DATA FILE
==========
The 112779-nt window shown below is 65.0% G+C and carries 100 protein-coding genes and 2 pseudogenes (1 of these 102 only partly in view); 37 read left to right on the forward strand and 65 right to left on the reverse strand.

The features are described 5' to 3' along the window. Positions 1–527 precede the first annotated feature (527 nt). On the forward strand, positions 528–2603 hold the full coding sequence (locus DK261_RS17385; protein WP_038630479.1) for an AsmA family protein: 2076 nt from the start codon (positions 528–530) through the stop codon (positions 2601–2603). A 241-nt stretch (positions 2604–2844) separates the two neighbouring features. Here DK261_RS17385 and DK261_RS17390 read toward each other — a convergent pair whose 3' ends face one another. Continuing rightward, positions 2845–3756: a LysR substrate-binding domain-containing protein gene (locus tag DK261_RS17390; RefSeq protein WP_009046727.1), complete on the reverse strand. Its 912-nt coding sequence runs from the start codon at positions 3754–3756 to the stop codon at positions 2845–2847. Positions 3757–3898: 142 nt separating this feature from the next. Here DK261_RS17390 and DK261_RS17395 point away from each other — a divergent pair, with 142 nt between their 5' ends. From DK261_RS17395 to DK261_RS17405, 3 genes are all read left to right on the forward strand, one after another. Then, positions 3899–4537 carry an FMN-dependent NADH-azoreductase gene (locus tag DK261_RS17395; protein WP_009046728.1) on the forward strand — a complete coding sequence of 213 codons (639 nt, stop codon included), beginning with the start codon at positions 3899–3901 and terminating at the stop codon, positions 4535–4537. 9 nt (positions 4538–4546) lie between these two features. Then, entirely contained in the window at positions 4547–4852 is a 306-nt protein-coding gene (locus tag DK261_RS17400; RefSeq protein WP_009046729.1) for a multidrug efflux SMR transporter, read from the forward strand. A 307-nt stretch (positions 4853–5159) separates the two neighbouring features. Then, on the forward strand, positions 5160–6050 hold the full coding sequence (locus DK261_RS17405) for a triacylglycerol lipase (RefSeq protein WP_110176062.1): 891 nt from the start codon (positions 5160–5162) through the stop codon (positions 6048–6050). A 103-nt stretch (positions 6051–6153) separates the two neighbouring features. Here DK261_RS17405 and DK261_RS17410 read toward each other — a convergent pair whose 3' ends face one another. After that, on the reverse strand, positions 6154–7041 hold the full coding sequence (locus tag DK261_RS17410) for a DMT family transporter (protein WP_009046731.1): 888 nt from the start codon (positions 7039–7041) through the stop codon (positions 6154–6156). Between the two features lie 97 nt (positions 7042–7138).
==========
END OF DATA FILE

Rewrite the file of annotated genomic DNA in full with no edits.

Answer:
The 112779-nt window shown below is 65.0% G+C and carries 100 protein-coding genes and 2 pseudogenes (1 of these 102 only partly in view); 37 read left to right on the forward strand and 65 right to left on the reverse strand.

The features are described 5' to 3' along the window. Positions 1–527 precede the first annotated feature (527 nt). On the forward strand, positions 528–2603 hold the full coding sequence (locus DK261_RS17385; protein WP_038630479.1) for an AsmA family protein: 2076 nt from the start codon (positions 528–530) through the stop codon (positions 2601–2603). A 241-nt stretch (positions 2604–2844) separates the two neighbouring features. Here DK261_RS17385 and DK261_RS17390 read toward each other — a convergent pair whose 3' ends face one another. Continuing rightward, positions 2845–3756: a LysR substrate-binding domain-containing protein gene (locus tag DK261_RS17390; RefSeq protein WP_009046727.1), complete on the reverse strand. Its 912-nt coding sequence runs from the start codon at positions 3754–3756 to the stop codon at positions 2845–2847. Positions 3757–3898: 142 nt separating this feature from the next. Here DK261_RS17390 and DK261_RS17395 point away from each other — a divergent pair, with 142 nt between their 5' ends. From DK261_RS17395 to DK261_RS17405, 3 genes are all read left to right on the forward strand, one after another. Then, positions 3899–4537 carry an FMN-dependent NADH-azoreductase gene (locus tag DK261_RS17395; protein WP_009046728.1) on the forward strand — a complete coding sequence of 213 codons (639 nt, stop codon included), beginning with the start codon at positions 3899–3901 and terminating at the stop codon, positions 4535–4537. 9 nt (positions 4538–4546) lie between these two features. Then, entirely contained in the window at positions 4547–4852 is a 306-nt protein-coding gene (locus tag DK261_RS17400; RefSeq protein WP_009046729.1) for a multidrug efflux SMR transporter, read from the forward strand. A 307-nt stretch (positions 4853–5159) separates the two neighbouring features. Then, on the forward strand, positions 5160–6050 hold the full coding sequence (locus DK261_RS17405) for a triacylglycerol lipase (RefSeq protein WP_110176062.1): 891 nt from the start codon (positions 5160–5162) through the stop codon (positions 6048–6050). A 103-nt stretch (positions 6051–6153) separates the two neighbouring features. Here DK261_RS17405 and DK261_RS17410 read toward each other — a convergent pair whose 3' ends face one another. After that, on the reverse strand, positions 6154–7041 hold the full coding sequence (locus tag DK261_RS17410) for a DMT family transporter (protein WP_009046731.1): 888 nt from the start codon (positions 7039–7041) through the stop codon (positions 6154–6156). Between the two features lie 97 nt (positions 7042–7138).